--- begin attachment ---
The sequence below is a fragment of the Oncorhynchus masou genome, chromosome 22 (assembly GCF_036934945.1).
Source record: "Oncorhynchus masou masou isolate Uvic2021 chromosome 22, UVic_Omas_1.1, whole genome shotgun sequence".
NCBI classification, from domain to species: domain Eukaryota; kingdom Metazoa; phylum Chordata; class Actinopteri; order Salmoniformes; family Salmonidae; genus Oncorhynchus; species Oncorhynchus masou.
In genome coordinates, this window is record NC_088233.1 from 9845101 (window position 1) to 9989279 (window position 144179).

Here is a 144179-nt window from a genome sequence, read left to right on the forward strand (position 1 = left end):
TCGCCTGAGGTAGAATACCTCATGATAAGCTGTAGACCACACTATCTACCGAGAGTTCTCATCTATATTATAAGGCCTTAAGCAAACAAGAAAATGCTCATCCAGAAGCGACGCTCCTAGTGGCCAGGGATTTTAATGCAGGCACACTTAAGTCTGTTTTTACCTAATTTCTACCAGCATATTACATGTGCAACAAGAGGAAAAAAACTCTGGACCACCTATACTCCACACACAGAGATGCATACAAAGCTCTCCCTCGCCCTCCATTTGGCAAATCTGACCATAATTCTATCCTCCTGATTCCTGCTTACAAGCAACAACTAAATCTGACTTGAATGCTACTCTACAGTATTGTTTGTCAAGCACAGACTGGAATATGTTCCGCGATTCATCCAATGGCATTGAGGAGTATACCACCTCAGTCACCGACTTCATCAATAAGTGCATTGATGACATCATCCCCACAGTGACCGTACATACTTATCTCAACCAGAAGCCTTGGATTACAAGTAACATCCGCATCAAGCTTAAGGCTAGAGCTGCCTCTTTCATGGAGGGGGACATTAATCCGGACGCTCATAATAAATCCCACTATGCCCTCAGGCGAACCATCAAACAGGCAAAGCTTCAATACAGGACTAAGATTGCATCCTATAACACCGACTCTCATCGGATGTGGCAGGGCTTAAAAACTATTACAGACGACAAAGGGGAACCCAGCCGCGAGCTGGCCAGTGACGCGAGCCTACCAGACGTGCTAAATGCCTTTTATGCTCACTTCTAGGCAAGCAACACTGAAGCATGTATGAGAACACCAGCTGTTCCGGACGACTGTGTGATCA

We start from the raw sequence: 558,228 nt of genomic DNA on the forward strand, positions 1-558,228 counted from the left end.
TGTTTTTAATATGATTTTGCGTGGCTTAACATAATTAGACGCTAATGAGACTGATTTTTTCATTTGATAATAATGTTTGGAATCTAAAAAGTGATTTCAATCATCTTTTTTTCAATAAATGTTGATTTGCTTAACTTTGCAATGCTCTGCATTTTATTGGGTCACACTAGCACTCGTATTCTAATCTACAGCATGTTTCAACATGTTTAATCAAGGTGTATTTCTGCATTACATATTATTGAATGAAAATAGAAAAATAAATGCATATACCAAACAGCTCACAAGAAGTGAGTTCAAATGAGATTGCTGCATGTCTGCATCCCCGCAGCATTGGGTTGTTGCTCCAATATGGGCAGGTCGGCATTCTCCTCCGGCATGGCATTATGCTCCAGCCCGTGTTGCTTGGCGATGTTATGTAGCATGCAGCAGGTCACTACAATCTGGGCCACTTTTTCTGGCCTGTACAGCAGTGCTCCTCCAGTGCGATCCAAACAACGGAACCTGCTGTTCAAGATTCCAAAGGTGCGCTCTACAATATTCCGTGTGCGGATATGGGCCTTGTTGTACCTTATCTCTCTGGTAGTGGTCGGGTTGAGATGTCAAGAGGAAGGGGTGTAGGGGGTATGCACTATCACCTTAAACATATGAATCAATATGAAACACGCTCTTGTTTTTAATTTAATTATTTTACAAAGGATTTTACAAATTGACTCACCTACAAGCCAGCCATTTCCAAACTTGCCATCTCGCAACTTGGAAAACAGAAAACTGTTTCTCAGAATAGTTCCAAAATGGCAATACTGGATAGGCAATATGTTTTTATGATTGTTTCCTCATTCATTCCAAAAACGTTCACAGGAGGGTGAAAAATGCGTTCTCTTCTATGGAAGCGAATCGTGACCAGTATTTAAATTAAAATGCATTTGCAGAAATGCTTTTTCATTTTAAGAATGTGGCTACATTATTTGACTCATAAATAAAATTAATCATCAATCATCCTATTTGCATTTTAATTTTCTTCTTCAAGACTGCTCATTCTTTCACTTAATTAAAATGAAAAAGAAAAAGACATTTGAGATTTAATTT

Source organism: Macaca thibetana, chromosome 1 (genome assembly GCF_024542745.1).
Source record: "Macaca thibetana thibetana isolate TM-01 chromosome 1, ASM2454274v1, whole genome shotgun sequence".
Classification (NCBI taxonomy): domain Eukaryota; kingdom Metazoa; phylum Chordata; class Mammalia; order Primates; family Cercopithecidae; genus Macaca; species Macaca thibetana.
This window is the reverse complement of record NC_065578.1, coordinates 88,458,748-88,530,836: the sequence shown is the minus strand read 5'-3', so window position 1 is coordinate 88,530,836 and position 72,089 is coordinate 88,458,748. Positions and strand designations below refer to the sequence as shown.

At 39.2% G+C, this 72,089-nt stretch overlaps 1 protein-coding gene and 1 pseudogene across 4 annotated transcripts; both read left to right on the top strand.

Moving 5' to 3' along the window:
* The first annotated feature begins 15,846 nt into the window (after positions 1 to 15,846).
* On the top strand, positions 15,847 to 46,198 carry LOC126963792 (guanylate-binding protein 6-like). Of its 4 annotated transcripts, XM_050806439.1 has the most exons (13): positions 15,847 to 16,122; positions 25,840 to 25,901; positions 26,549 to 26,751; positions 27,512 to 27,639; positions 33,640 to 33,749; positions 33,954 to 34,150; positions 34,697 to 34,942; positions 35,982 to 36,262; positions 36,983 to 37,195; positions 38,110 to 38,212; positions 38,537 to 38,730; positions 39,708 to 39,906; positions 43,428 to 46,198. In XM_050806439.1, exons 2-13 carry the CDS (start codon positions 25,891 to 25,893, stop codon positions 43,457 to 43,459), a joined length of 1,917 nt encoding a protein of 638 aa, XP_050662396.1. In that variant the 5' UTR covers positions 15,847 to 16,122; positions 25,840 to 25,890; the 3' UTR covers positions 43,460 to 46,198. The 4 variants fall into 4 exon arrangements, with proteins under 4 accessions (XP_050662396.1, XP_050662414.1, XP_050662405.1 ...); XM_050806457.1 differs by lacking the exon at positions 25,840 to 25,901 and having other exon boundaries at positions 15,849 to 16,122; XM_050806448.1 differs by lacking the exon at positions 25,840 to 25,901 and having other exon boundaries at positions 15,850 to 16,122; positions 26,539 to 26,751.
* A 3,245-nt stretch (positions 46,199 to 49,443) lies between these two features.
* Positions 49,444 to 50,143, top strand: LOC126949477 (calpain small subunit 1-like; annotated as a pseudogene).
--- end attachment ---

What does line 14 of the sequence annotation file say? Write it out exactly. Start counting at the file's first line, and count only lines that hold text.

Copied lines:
Moving 5' to 3' along the window: